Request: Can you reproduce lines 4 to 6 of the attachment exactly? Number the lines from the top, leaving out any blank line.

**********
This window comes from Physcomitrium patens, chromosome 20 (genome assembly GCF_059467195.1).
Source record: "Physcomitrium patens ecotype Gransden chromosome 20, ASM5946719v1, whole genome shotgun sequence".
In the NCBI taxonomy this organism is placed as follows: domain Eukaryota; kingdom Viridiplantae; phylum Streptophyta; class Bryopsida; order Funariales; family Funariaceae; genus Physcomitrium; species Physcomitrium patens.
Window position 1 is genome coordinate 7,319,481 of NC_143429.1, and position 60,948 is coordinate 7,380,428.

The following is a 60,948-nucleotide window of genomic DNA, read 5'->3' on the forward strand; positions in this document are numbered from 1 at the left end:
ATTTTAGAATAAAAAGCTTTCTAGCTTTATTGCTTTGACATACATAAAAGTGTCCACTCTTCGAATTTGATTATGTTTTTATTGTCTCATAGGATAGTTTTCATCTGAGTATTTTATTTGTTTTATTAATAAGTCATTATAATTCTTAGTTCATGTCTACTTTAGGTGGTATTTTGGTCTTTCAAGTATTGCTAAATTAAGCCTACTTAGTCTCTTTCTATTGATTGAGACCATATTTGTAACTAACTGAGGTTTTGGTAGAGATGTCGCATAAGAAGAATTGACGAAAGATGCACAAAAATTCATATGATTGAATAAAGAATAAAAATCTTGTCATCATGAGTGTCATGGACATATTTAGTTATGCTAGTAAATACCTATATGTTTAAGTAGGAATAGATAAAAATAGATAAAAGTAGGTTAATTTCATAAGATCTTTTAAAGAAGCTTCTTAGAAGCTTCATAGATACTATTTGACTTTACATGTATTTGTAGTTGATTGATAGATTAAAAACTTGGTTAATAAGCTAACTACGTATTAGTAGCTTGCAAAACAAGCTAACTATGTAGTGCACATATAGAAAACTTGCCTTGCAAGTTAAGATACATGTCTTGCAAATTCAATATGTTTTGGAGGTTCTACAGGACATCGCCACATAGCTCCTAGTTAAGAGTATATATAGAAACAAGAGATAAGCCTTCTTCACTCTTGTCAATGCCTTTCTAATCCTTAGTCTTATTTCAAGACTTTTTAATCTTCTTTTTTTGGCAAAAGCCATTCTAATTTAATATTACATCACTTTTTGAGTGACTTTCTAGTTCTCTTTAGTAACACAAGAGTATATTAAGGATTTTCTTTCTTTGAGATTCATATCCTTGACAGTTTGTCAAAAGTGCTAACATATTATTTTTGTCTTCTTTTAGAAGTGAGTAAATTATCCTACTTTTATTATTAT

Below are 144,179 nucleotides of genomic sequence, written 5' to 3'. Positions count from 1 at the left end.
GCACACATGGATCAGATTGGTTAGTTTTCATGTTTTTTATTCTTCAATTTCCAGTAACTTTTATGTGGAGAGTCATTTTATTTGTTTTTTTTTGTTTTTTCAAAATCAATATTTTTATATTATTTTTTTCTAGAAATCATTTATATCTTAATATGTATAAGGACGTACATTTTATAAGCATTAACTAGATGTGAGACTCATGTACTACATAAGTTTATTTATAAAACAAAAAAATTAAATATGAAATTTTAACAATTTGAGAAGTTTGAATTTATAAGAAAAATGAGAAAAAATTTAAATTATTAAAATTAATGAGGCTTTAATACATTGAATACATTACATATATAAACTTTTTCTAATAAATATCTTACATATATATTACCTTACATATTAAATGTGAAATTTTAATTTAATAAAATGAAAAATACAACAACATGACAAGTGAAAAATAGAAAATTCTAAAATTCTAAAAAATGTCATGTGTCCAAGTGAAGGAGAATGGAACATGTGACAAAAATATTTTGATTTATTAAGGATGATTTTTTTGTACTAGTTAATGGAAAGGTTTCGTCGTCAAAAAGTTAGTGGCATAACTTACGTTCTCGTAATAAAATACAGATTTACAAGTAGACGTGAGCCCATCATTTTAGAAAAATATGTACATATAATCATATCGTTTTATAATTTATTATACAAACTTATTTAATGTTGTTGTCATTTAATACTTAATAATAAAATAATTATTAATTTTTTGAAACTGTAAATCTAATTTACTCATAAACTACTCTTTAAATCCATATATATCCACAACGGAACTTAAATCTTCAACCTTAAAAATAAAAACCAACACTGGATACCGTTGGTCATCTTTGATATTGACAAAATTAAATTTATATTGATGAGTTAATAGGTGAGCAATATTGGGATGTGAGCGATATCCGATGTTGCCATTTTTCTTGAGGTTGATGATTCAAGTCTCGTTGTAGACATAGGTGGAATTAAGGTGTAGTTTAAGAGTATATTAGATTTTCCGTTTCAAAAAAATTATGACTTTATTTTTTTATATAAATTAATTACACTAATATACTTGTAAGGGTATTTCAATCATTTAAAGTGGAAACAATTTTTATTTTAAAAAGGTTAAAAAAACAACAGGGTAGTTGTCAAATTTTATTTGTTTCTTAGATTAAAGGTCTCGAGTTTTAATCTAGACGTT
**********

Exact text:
Window position 1 is genome coordinate 7,319,481 of NC_143429.1, and position 60,948 is coordinate 7,380,428.

The following is a 60,948-nucleotide window of genomic DNA, read 5'->3' on the forward strand; positions in this document are numbered from 1 at the left end:
ATTTTAGAATAAAAAGCTTTCTAGCTTTATTGCTTTGACATACATAAAAGTGTCCACTCTTCGAATTTGATTATGTTTTTATTGTCTCATAGGATAGTTTTCATCTGAGTATTTTATTTGTTTTATTAATAAGTCATTATAATTCTTAGTTCATGTCTACTTTAGGTGGTATTTTGGTCTTTCAAGTATTGCTAAATTAAGCCTACTTAGTCTCTTTCTATTGATTGAGACCATATTTGTAACTAACTGAGGTTTTGGTAGAGATGTCGCATAAGAAGAATTGACGAAAGATGCACAAAAATTCATATGATTGAATAAAGAATAAAAATCTTGTCATCATGAGTGTCATGGACATATTTAGTTATGCTAGTAAATACCTATATGTTTAAGTAGGAATAGATAAAAATAGATAAAAGTAGGTTAATTTCATAAGATCTTTTAAAGAAGCTTCTTAGAAGCTTCATAGATACTATTTGACTTTACATGTATTTGTAGTTGATTGATAGATTAAAAACTTGGTTAATAAGCTAACTACGTATTAGTAGCTTGCAAAACAAGCTAACTATGTAGTGCACATATAGAAAACTTGCCTTGCAAGTTAAGATACATGTCTTGCAAATTCAATATGTTTTGGAGGTTCTACAGGACATCGCCACATAGCTCCTAGTTAAGAGTATATATAGAAACAAGAGATAAGCCTTCTTCACTCTTGTCAATGCCTTTCTAATCCTTAGTCTTATTTCAAGACTTTTTAATCTTCTTTTTTTGGCAAAAGCCATTCTAATTTAATATTACATCACTTTTTGAGTGACTTTCTAGTTCTCTTTAGTAACACAAGAGTATATTAAGGATTTTCTTTCTTTGAGATTCATATCCTTGACAGTTTGTCAAAAGTGCTAACATATTATTTTTGTCTTCTTTTAGAAGTGAGTAAATTATCCTACTTTTATTATTAT